Ms. Atkinson: One new challenge is the use of social-networking sites by students and the ability for hiring companies to view those online profiles. Millennials do not necessarily have the same filters for censoring or sharing personal information that older generations have. Another challenge is the sense that it is either irrelevant or meaningless to "pay dues." It can be disappointing to find out that you won't be president of the company in two years. Millennials want their dream job as early as possible. But entry-level jobs are seldom dream jobs, although they may be at dream companies or in dream industries. A final challenge is that millennials don't see it as particularly damning to have had four jobs in a year. They fully expect to job hop as they search for the dream job. I'm not sure how you package that as a benefit to a corporation.
WSJ: What do you believe will be the millennials' biggest contributions to companies?
Ms. Atkinson: I would say probably their skill in integrating technology seamlessly and their optimism. They also are quite serious about reforming the work environment for more flexibility and reasonable hours to accommodate their personal goals and interests. Unlike baby boomers who talked about work-life balance but weren't wholehearted about achieving it, these young people will insist on it.
WSJ: What deficiencies do employers see in millennials?
Ms. Atkinson: While millennials bring skills in multitasking, technology and working in teams, they tend to demonstrate less ability in oral and written communications and interpersonal interaction. They also have been socialized since childhood to get constant feedback and are going to look for it in the workplace too. As a result, some employers consider them high maintenance. But if everyone can agree on the terms of the feedback, it could be a superb tool for managing performance.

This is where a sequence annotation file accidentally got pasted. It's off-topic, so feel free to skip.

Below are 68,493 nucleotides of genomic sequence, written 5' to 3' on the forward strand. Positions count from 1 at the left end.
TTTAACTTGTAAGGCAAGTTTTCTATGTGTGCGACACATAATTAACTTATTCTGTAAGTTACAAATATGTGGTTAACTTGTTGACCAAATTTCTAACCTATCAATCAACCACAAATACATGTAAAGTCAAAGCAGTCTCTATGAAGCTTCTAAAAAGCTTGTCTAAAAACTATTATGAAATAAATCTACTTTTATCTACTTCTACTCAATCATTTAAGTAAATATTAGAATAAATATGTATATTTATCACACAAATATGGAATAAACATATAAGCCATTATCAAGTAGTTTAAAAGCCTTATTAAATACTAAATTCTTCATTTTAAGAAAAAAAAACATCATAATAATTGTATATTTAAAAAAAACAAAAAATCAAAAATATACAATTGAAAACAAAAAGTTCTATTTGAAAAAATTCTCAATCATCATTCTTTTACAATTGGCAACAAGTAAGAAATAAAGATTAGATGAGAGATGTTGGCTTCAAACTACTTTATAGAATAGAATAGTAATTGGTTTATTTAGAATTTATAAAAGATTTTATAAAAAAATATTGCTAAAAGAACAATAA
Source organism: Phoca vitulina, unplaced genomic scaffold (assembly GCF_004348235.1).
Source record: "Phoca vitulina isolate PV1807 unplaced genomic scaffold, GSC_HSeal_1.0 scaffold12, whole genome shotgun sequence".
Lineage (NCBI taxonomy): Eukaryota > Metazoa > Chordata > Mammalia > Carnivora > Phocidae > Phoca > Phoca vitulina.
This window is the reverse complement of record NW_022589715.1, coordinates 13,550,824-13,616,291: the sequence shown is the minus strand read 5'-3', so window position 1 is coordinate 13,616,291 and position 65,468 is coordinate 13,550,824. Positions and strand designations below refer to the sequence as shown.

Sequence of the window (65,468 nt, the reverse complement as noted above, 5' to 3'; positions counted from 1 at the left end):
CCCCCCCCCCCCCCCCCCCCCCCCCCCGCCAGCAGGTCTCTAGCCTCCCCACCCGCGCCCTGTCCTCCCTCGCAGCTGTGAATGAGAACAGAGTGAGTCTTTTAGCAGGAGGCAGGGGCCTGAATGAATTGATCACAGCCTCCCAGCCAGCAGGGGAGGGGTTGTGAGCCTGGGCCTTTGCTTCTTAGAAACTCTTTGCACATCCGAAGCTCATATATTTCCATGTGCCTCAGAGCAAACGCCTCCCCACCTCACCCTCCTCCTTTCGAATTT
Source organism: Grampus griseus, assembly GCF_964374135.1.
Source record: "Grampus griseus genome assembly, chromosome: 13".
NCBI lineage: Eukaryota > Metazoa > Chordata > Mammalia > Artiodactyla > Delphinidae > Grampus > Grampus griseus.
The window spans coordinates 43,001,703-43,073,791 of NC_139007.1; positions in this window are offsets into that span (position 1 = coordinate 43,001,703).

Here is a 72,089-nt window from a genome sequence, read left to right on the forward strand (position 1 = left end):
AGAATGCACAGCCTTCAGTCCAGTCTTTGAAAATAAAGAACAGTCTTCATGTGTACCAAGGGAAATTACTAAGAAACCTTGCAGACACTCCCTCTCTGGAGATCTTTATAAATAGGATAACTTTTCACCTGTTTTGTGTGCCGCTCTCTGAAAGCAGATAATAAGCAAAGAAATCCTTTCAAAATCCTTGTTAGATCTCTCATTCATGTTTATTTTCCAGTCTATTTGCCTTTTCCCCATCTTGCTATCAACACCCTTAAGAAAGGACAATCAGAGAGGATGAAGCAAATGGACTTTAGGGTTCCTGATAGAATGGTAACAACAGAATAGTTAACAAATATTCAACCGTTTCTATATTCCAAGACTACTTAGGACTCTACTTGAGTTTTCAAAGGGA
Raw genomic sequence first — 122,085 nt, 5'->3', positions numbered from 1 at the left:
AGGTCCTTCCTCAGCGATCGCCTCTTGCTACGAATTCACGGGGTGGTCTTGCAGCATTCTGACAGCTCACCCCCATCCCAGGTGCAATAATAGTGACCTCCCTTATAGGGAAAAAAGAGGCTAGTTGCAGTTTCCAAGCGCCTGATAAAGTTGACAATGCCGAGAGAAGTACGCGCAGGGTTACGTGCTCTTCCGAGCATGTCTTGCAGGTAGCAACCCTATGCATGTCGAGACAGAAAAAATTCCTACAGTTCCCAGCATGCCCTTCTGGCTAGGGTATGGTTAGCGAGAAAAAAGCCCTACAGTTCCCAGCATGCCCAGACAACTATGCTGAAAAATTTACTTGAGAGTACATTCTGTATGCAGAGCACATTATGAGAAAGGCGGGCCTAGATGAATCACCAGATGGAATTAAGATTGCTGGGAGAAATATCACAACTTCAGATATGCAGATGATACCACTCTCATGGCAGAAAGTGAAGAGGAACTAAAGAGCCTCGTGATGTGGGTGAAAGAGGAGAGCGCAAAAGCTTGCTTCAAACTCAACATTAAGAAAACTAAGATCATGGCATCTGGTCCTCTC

WSJ: What are some careers that millennials are especially drawn to?
Ms. Atkinson: We see interest in entrepreneurship and management consulting. Starting their own business gives millennials the chance to do something that is personally meaningful. With the safety net provided by parents and the ease of creating technology-based businesses, why not take the chance while you are young with relatively few responsibilities? As for consulting, it allows millennials to work in teams and provides constant stimulation and learning through a stream of project work.
WSJ: I'm surprised that consulting is of so much interest, given the travel and long hours it usually involves. What do you think of the apparent conflict with millennials' desire for work-life balance?
Ms. Atkinson: As with all human behavior, some contradictions should be expected. Millennials are hungry for experiences -- the more, the better. They find the variety in project work attractive because the boredom factor is minimized. I suspect that for stimulating work with lucrative pay, millennials are willing to hammer out intelligent compromises. I am also confident that millennials will challenge the notion of balance in consulting, and because consulting firms want their share of the best and brightest, they will find ways to accommodate their newest generation of employees.